Troy elected officials take oaths of office

By Sam Wildow

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TROY — A number of Troy’s elected officials took their oaths of office on Wednesday at City Hall, including incoming second ward council member Kristie Marshall.

“We are going to administer the oaths of office for both our incumbents and new officers at the city of Troy,” Law Director Grant Kerber said. “It is a very important and significant event for our new council members who will be embarking on a new journey. It will serve to remind you of your duties that you have to your fellow citizens of Troy. We have a rich history of our elected officials — our council members — doing what’s best for Troy.”

For returning council members, Kerber added, “It’s a reminder of your duties, not only to the state and the Constitution, but most importantly, it’s to your fellow citizens.”

Kerber said the oath of office is not just words.

“It is going to be your solemn duty, but it is also a celebration of everybody’s individual accomplishment to get here today to be able to serve the citizens of Troy,” Kerber said.

City Treasurer Melvin Shane was the first elected official to be sworn in, who was re-elected to a four-year term.

Council President William Lutz was then sworn in for another two-year term.

Returning council members who took their oaths of office included Jeffrey G. Whidden, first ward; Bobby W. Phillips, fourth ward; and Jeffrey A. Schilling, sixth ward, along with at-large council members William G. Rozell, Todd D. Severt, and Lynne B. Snee. Marshall was also sworn in on Wednesday. They each have two-year terms.

During their oaths of office, the elected officials swore to support the Constitution of the United States and the Constitution of the state of Ohio, while also “faithfully, honestly, and impartially” discharging the duties of their respective offices.

After the swearing in ceremony, Mayor Robin Oda said she was looking forward to working with all of the council members, both returning members and new members.

“I’ve worked with several of you for many years,” Oda said.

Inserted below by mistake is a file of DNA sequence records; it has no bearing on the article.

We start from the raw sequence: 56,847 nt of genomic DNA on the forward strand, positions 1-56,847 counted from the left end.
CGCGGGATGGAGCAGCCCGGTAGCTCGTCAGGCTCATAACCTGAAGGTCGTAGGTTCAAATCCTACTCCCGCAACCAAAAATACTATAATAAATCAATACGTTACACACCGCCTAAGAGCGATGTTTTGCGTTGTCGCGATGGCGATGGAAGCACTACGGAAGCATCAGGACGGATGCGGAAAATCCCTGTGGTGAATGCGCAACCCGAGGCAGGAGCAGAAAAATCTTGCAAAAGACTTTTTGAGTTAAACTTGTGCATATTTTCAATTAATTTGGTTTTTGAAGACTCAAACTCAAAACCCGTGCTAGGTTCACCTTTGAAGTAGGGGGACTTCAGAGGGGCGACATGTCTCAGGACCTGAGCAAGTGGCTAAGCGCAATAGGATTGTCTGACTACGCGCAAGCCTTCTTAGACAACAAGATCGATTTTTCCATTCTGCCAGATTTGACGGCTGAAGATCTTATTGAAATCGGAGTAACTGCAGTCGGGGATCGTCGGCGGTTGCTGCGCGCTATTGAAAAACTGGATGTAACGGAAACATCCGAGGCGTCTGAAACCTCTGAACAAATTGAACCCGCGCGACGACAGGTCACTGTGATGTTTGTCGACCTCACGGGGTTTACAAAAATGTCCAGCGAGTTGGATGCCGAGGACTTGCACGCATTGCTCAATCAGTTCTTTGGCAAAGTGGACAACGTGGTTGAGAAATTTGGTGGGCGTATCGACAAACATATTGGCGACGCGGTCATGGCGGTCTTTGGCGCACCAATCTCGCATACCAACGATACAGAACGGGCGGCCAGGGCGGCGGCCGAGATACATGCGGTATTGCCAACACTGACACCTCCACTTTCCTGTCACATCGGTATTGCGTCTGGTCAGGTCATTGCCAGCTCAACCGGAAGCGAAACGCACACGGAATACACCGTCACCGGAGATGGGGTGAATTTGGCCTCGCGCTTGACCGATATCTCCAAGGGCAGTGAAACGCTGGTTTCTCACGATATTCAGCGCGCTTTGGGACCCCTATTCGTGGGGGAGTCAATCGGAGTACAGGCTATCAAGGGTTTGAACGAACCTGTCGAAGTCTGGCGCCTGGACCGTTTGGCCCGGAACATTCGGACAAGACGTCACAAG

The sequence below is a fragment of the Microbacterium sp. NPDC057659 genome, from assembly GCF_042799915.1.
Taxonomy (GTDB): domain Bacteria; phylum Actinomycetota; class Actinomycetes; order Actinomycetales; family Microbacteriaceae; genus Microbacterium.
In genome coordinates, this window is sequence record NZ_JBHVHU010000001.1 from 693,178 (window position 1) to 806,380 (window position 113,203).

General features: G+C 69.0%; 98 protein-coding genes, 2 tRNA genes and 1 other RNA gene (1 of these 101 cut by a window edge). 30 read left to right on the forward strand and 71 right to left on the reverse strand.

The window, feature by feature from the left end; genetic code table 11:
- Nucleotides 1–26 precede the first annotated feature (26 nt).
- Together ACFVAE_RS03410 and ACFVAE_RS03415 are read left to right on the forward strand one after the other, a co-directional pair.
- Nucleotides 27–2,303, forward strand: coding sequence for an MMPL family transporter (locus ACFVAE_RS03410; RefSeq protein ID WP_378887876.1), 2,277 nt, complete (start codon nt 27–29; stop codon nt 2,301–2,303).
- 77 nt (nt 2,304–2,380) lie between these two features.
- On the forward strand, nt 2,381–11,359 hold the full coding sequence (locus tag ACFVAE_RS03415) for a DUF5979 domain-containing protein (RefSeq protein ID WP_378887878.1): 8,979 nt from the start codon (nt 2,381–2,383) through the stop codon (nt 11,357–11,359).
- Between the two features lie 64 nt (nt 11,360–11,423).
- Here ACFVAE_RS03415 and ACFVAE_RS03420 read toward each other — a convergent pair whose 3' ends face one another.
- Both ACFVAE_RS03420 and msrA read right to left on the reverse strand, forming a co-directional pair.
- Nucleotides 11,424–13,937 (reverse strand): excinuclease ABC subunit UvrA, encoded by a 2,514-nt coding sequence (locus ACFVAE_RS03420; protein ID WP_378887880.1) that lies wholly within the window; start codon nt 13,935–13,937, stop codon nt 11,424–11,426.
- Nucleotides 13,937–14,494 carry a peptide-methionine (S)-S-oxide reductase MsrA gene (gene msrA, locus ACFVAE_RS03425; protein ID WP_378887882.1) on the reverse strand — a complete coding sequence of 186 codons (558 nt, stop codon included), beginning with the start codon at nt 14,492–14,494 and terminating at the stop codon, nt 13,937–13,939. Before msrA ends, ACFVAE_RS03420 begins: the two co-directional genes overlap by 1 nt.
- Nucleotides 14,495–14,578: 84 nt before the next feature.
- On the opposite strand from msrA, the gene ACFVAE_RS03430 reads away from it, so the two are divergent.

Marshall, who will be filling the seat of outgoing council member John L. Terwilliger, said she was excited to take her new seat on the council. She was also inspired to take on the position after watching her grandmother and friends in the role.

“My grandma used to be on City Council years ago, and so I’ve grown up with it,” Marshall said.

Marshall also hopes to offer transparency to the residents of Troy about what goes on with council, saying, “I think it’s really important that everybody knows and understands why we do the things that we do and help them understand.”

Marshall, a long-time Troy resident, works as a teacher’s aide at Cookson Elementary in Troy City Schools and has been in that occupation for approximately 18 years.

Phillips is also the council’s current longest-sitting member, entering his seventh term in 2022. He has previously spent 12 years on the council.

Phillips said an interest in governmental politics first inspired him to run for a council seat. Phillips moved to Troy in 2007 from California, previously working as a police officer.

“It happened to kind of fall into place,” Phillips said, adding that no one ran against him even the first time. “It just was really a very fortuitous, easy transition.”

Additional council members, including incoming third ward council member Samuel Pierce and returning fifth ward council member William C. Twiss, will take oaths of office at 6:45 p.m. on Jan. 3 prior to the Troy City Council meeting. Pierce will be filling the seat of outgoing council member John W. Schweser.

Other elected officials include the mayor, the auditor, and the director of law. Their four-year terms are staggered every two years. Those terms run through Dec. 31, 2023.